BOOK REVIEW: New Home for Lost Thing in “Lost & Found”

Cate Burke's review of Lost & Found

The Academy Award nominated short film “The Lost Thing” has found its way into a new book by author and illustrator Shaun Tan. The New York Times bestselling author presents a collection of three short stories in Lost & Found that include: “The Red Tree,”  “The Lost Thing,” and John Marsden’s “The Rabbits.” This book, recently published in America by Scholastic, also contains new artwork and author’s notes.

All three of these tales are brilliantly illustrated with a dark, industrial, steam-punk edge. They are graphically overwhelming and visually stimulating at the same time. With each page there is so much to see and absorb.

The stories themselves are thought-provoking with an uncomfortable familiarity: exposing the harshness of reality and the flaws of society. They are modern day tales in a style that is reminiscent of the Brothers Grimm, lacking in a “happily ever after.”

Despite its simplicity the first of these illustrated stories, “The Red Tree,” is a powerful journey through depression. A girl is almost overcome with depression when she at last finds a bright spot in the darkness.

In “The Lost Thing,” a boy finds a strange object that doesn’t seem to belong anywhere or to anyone. He doesn’t understand how such a large object somehow goes unnoticed. The boy eventually finds a home for the lost thing where it seems to be happy although it both fits and doesn’t quite fit. As the story continues the boy grows up, becoming one of the many drones of society that are so focused they fail to notice what is around them.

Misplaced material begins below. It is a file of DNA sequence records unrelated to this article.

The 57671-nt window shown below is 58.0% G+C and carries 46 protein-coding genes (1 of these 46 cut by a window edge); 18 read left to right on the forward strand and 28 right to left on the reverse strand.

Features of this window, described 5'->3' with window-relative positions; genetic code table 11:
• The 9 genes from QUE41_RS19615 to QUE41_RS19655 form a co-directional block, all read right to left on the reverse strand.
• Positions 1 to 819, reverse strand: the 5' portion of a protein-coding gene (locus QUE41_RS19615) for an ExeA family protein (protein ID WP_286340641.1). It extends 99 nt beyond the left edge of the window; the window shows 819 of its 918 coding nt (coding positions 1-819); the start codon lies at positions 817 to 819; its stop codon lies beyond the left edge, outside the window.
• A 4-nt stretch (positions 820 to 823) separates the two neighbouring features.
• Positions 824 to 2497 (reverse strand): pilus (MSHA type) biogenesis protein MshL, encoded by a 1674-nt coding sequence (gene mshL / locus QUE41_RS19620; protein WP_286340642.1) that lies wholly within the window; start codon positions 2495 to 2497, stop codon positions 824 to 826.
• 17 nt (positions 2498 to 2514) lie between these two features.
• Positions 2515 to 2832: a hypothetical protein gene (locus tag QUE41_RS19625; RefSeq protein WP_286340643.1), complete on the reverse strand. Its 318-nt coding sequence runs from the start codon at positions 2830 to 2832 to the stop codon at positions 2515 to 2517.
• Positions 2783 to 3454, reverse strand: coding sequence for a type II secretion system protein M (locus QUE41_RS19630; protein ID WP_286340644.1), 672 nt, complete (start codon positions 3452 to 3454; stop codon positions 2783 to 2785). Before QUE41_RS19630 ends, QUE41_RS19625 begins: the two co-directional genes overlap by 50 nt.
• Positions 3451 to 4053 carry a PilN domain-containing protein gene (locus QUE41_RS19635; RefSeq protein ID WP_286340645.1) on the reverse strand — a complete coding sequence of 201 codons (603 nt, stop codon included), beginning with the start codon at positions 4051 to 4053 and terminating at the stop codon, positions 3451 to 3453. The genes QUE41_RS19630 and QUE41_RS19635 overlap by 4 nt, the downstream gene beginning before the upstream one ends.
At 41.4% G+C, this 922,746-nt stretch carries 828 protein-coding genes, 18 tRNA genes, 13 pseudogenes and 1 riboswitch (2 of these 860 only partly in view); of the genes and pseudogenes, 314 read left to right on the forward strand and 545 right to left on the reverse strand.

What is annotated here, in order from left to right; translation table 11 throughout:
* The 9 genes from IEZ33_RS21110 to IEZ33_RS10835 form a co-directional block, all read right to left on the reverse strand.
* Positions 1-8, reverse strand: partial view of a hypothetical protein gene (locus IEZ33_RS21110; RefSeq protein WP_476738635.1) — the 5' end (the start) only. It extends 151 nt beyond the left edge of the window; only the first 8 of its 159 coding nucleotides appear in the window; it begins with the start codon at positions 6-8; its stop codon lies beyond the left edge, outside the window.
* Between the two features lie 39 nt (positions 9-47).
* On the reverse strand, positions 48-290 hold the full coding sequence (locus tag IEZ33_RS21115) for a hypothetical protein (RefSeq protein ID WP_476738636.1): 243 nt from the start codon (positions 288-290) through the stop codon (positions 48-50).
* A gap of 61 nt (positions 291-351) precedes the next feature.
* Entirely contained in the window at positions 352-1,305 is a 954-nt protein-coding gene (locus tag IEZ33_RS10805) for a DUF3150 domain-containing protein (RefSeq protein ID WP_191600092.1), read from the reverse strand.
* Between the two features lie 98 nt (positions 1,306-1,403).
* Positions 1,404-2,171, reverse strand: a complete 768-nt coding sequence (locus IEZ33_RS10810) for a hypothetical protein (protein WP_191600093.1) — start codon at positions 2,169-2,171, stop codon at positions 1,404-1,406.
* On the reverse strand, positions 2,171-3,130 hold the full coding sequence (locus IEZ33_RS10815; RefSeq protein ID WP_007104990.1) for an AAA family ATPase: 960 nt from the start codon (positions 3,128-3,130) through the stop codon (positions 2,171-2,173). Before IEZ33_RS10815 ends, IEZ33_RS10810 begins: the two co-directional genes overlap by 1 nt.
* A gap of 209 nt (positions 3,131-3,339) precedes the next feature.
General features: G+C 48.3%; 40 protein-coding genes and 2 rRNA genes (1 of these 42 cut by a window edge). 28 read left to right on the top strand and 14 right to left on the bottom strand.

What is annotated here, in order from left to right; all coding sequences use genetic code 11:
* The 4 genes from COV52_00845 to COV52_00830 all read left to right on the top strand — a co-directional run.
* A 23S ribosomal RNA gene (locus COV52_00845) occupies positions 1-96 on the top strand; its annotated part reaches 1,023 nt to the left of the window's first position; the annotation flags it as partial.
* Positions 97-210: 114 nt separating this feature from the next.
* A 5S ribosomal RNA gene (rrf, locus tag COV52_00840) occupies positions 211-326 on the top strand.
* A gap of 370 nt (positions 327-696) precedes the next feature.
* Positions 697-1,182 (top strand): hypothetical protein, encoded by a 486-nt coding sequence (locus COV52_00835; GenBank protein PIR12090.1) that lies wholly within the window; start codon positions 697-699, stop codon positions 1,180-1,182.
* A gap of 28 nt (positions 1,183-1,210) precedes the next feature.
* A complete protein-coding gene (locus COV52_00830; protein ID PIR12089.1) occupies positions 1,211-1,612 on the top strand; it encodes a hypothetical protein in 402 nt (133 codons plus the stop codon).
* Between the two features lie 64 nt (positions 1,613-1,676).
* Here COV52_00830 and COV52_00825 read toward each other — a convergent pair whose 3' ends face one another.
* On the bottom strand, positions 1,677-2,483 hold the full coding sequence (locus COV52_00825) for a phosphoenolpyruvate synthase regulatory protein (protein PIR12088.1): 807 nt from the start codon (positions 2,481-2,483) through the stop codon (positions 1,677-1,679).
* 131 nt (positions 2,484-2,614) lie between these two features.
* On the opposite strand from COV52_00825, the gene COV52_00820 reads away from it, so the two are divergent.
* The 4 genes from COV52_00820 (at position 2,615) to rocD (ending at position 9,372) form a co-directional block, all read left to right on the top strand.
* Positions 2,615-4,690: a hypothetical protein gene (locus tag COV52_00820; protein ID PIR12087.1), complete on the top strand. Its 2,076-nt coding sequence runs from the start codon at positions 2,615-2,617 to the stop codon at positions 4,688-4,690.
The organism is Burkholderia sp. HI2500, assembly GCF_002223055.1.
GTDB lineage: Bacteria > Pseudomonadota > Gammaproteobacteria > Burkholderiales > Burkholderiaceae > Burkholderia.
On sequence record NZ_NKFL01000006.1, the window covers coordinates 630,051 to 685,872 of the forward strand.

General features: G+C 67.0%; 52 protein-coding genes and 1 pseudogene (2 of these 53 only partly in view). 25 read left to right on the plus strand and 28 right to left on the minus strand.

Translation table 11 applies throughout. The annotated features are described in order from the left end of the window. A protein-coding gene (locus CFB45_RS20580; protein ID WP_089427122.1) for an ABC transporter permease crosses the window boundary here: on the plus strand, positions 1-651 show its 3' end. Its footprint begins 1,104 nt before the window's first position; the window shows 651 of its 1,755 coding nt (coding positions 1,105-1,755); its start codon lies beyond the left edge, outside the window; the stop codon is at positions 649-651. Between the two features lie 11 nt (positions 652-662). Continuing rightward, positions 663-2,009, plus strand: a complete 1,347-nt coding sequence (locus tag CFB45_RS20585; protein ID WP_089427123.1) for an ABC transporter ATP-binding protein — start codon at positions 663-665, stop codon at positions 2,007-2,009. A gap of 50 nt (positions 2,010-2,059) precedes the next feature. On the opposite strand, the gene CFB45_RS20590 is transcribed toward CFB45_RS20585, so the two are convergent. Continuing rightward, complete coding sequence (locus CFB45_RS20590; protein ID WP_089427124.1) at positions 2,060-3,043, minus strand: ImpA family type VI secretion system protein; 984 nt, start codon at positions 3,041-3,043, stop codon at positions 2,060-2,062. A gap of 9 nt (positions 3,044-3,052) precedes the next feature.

Written independently by John Marsden (but illustrated by Shaun Tan), the third tale, “The Rabbits,” explores the displacement of indigenous people. In this tale a group of peaceful creatures encounter new arrivals to their lands. While friendly at first, the invading rabbits soon turned hostile, taking everything from the poor native creatures and driving them from their home and lands.

This graphic novel will not appeal to everyone. Its stories and illustrations are too complex to be summed up as I liked or didn’t like it. I found it sometimes dark and unsettling yet always thought-provoking.

While each of these stories is quite different, they are all visually engaging and tied together by a sense of loss and discovery: feeling lost in the world and finding your way again; finding something unusual and then growing up and losing your childhood imagination and the ability to be open to such things; the great loss to the environment when technology takes over and a hope for an end to the destruction.

Visit for more information about Shaun Tan visit

Watch the trailer for The Lost Thing at

The opinions expressed in this review are those of the author, who, aside from the complimentary review copy of the book cited, was not compensated for this review.

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